• What is the canonical resource on the history of England?

We can always direct the poster to why we are making an edit along these lines for this specific point. Of course, the same difficulty arises in assessing what makes a resource canonical and therefore I'd treat all book answers as I've described mine above.

We are left, at this point, with issue #2. This is still unsolvable and this is something we should enquire about:

  • Is the OP interested in:
    1. Political history;
    2. Military history;
    3. Economic history;
    4. Cultural history.

This would enable to pick a more specific volume that would fit the OP's request as well as create a topic that others could refer to for similar questions.


There is one alternative to generic history questions which would entail a more community-based solution. Namely, we could also find that the question "What is the canonical resource on the history of a country?" would always be answered by the same publisher's books (e.g., Oxford's 'History of X'). The potential downside for this is the advertising factor this would entail and while this sounded a better idea to me previously, that a book is released by Oxford or Cambridge doesn't mean we shouldn't read it with a critical eye.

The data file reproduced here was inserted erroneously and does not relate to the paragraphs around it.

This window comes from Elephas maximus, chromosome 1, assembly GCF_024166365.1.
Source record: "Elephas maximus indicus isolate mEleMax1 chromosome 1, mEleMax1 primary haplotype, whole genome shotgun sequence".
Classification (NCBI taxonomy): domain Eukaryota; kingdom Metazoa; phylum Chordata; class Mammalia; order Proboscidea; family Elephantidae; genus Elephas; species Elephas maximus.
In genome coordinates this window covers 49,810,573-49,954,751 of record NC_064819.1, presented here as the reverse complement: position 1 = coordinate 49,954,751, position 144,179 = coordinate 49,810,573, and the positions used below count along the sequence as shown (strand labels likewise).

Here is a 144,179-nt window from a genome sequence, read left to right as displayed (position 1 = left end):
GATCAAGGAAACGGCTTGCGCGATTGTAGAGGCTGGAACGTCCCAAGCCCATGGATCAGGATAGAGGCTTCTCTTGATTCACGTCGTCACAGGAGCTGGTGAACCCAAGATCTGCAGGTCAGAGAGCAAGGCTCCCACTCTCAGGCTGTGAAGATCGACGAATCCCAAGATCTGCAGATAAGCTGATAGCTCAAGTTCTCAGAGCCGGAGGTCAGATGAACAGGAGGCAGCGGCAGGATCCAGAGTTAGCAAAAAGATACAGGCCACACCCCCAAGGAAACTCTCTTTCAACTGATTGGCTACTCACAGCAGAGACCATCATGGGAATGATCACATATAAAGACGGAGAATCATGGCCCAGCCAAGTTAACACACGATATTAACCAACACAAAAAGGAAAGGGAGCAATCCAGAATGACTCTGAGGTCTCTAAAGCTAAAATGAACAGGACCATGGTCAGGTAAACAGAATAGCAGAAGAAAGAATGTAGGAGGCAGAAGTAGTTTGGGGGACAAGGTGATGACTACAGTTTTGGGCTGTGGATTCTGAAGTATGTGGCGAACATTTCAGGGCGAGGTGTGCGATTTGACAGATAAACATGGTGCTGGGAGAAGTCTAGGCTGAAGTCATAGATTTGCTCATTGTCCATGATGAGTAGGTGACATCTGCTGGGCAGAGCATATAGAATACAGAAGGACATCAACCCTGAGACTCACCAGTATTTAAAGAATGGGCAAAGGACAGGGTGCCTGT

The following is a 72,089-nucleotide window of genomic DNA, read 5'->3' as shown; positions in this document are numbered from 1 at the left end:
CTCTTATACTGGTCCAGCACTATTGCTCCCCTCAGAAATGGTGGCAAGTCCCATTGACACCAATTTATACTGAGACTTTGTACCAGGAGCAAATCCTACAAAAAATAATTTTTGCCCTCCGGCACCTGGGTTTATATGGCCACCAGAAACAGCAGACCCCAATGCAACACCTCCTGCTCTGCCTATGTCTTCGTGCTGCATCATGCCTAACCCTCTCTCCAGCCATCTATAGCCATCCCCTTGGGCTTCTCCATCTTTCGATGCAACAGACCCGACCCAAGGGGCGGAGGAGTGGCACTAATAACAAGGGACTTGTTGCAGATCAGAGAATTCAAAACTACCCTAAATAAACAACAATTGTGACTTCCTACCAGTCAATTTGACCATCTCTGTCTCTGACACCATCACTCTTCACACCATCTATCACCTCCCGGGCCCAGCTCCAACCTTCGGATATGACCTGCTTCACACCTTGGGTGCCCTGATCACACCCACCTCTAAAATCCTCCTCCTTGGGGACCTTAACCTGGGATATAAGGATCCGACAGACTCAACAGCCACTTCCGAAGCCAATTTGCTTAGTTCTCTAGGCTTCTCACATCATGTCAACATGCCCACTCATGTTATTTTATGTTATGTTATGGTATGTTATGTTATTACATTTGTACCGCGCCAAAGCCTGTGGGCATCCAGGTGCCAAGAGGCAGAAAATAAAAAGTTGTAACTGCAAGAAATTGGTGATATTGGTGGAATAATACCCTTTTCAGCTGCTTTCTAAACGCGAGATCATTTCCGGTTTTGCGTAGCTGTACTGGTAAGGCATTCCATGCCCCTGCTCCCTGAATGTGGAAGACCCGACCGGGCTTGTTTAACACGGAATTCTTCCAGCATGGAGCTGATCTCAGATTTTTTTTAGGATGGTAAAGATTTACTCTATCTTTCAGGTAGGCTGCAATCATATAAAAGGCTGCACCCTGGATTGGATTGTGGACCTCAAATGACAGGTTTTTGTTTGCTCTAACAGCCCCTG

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    Wouldn't the strengths and weaknesses of an author also be a matter of opinion? For example, I'm told that David Irving's biography of Hermann Goring is thorough & detailed, with a bibliography that provides a clear overview of the available sources anyone wishes to take their research further. I've even heard it described as "the standard biography". The obvious downside is that Irving is a Holocaust denier and Hitler apologist, and those views often show in his writing. Now, I'd call that a major weakness, but I doubt if our Nazi trolls would agree with me. – sempaiscuba Jun 10 '20 at 20:57